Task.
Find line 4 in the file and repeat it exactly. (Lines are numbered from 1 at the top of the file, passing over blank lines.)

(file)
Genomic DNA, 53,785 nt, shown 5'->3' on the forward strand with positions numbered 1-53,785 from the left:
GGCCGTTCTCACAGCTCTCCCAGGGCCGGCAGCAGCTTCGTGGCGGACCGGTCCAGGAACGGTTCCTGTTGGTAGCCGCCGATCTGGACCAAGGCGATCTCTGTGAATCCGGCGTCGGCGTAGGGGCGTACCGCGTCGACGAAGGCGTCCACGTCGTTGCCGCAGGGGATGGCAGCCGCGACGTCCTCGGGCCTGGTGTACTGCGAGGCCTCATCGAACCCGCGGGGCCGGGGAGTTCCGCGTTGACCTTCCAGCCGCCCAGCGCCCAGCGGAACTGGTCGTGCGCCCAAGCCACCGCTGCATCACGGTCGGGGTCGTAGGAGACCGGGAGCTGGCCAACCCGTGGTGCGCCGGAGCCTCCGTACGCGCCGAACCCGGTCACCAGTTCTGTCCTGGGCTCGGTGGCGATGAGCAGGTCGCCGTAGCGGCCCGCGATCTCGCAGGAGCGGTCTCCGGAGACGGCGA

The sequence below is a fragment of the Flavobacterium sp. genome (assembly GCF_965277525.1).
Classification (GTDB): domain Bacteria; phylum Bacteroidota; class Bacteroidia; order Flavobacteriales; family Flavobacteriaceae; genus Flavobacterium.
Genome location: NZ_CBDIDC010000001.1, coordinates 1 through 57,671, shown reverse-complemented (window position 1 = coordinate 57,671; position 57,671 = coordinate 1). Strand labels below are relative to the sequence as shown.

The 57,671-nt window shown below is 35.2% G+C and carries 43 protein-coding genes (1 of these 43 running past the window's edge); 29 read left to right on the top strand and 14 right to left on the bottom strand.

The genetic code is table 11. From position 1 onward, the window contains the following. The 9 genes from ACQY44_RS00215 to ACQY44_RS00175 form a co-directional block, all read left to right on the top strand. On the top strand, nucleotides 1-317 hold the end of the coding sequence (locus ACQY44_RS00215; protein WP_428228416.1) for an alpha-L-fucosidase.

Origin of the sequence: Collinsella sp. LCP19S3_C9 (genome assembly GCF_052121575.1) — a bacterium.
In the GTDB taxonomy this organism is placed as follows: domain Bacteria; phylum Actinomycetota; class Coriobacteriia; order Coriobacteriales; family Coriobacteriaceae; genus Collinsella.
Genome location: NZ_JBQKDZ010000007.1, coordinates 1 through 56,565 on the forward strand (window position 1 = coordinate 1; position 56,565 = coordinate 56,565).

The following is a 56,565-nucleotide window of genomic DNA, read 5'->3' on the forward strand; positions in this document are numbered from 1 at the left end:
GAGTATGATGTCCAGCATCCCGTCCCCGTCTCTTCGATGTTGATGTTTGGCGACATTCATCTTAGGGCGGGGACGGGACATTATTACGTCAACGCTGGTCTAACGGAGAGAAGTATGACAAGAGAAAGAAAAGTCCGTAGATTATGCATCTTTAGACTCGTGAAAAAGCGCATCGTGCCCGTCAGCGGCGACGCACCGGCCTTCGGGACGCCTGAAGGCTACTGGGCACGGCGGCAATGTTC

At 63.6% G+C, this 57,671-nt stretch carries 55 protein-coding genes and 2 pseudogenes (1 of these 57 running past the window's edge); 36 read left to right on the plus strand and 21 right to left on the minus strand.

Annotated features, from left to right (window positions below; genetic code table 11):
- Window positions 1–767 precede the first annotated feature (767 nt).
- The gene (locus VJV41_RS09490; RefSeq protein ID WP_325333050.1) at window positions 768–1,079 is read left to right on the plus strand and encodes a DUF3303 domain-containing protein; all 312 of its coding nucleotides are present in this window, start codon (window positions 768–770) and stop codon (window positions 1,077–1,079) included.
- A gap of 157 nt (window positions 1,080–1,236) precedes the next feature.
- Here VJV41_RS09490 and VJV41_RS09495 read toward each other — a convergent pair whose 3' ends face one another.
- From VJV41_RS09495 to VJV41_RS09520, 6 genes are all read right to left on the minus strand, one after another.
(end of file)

Classification (GTDB): domain Bacteria; phylum Bacteroidota; class Bacteroidia; order Flavobacteriales; family Flavobacteriaceae; genus Flavobacterium.